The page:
Firstly, while I applaud the idea that schools should play by the rules, it is important to remember that we play by different rules. This is not a bad thing, in education we are looking after the interests of our students first and foremost. And the education of our students is an important issue for the nation as a whole. Australia needs an educated populace, so why should we be bound by the same rules as the great unwashed sitting at home watching you-tube for a laugh? We pay for screen rights, we have copyright exemptions (some of which have been hard fought to get and some of which we may lose in the future if society continues to act like the special interest group of publishers, record companies and film studios has some sort of monopoly on deciding what is in our best interest).

To continue your you-tube/candy store analogy. We are not random candy store customers, we are market researchers bringing in new mouths/brains for a taste testing session. If the candy store owner demands that the kids who come in with us pay for the candy we have asked them to taste then it is a candy store run by a moron of the highest order.

To drag the analogy even further. The person behind the counter in the candy store is not always the owner. Just as the person who posted the clip is not always the copyright holder. So asking them may be completely pointless. There is a lot of content on youtube which it is perfectly legal for us to use without having to ask permission, so why add unnecessary steps to your process? I know you recognised the person who posted the clip doesn't always hold the copyright, but the example you gave of "a mix of original and 'copied' material" fails to take into account that it is often perfectly legal to use extracts of another's work. It is also legal to use someone else's work for parody or criticism. There are a whole manner of legal ways to use someone else's intellectual property. Sure, you should be making sure you give proper attribution but that is another issue.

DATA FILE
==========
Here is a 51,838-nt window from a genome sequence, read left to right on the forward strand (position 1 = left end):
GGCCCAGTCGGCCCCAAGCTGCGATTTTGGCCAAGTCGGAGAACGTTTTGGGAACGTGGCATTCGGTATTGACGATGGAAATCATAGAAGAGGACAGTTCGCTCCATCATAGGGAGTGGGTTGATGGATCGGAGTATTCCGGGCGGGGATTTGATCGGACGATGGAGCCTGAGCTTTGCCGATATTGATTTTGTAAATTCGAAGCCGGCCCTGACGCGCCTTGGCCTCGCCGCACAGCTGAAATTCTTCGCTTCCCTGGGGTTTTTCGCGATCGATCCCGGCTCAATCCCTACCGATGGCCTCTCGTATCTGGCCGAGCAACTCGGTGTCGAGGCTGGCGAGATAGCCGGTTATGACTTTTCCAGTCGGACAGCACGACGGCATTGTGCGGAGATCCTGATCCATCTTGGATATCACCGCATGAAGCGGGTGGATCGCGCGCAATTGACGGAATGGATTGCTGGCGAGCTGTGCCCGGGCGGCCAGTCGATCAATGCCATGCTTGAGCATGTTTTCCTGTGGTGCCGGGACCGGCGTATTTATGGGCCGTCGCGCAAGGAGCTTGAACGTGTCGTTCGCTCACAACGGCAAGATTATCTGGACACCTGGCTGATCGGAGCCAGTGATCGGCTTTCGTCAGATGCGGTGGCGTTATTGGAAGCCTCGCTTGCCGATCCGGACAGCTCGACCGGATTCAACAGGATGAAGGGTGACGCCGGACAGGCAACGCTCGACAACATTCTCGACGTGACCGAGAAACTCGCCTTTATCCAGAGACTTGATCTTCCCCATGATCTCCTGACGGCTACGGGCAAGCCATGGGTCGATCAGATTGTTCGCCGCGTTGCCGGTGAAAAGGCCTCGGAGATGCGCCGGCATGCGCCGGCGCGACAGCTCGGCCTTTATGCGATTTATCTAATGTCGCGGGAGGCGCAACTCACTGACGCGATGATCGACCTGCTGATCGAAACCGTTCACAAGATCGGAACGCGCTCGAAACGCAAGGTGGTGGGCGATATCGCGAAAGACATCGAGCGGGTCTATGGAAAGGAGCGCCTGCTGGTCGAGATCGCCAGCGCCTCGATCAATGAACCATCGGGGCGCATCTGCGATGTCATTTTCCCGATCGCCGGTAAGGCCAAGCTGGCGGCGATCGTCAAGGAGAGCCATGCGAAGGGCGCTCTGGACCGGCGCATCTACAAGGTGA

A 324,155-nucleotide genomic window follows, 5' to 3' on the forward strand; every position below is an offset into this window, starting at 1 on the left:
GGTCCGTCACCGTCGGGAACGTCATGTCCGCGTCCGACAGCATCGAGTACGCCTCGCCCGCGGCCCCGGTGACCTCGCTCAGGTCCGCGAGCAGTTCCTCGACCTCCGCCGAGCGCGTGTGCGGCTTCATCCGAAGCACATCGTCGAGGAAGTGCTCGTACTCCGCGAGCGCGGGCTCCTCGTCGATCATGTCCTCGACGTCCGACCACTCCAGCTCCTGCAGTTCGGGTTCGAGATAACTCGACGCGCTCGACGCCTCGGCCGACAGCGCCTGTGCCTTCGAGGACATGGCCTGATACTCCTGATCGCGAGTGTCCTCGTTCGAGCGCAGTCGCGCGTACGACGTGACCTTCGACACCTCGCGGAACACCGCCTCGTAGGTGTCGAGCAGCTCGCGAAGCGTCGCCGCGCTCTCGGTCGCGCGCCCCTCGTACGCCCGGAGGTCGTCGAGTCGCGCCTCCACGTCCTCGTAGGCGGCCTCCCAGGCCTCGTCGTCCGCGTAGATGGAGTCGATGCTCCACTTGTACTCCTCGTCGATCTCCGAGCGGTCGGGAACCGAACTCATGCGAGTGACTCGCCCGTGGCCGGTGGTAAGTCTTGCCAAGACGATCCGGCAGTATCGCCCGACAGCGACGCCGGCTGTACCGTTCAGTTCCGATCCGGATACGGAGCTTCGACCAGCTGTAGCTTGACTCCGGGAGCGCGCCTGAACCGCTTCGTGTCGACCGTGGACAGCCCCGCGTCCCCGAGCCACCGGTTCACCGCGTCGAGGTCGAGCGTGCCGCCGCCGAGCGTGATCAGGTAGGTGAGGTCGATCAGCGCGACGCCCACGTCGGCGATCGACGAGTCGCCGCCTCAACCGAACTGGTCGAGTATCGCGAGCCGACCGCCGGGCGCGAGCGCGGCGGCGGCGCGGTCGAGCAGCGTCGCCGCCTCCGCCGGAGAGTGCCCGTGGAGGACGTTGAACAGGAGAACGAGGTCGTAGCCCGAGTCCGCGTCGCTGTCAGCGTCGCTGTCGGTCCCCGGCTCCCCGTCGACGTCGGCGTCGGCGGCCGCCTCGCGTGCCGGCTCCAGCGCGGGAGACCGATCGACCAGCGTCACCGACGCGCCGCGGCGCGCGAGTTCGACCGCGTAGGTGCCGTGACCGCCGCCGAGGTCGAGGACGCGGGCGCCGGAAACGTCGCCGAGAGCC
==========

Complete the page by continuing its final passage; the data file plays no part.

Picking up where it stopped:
Likewise, when it comes to adding content to an intranet or a moodle style site. Yes, asking for permission works, but why go to all that trouble if you can legally do it under the current copyright framework? I know that when I am asked about things like this it is more often something which is needed in the next five minutes (or on a good day, tomorrow). Your chances of getting a reply in that timeframe are slim at best but remember, we have all sorts of educational exemptions we can use.

Using the exemptions and licences we have as educational institutions is not robbing the candy store. No, wait, I am going to use an exclamation mark! Perhaps even two!!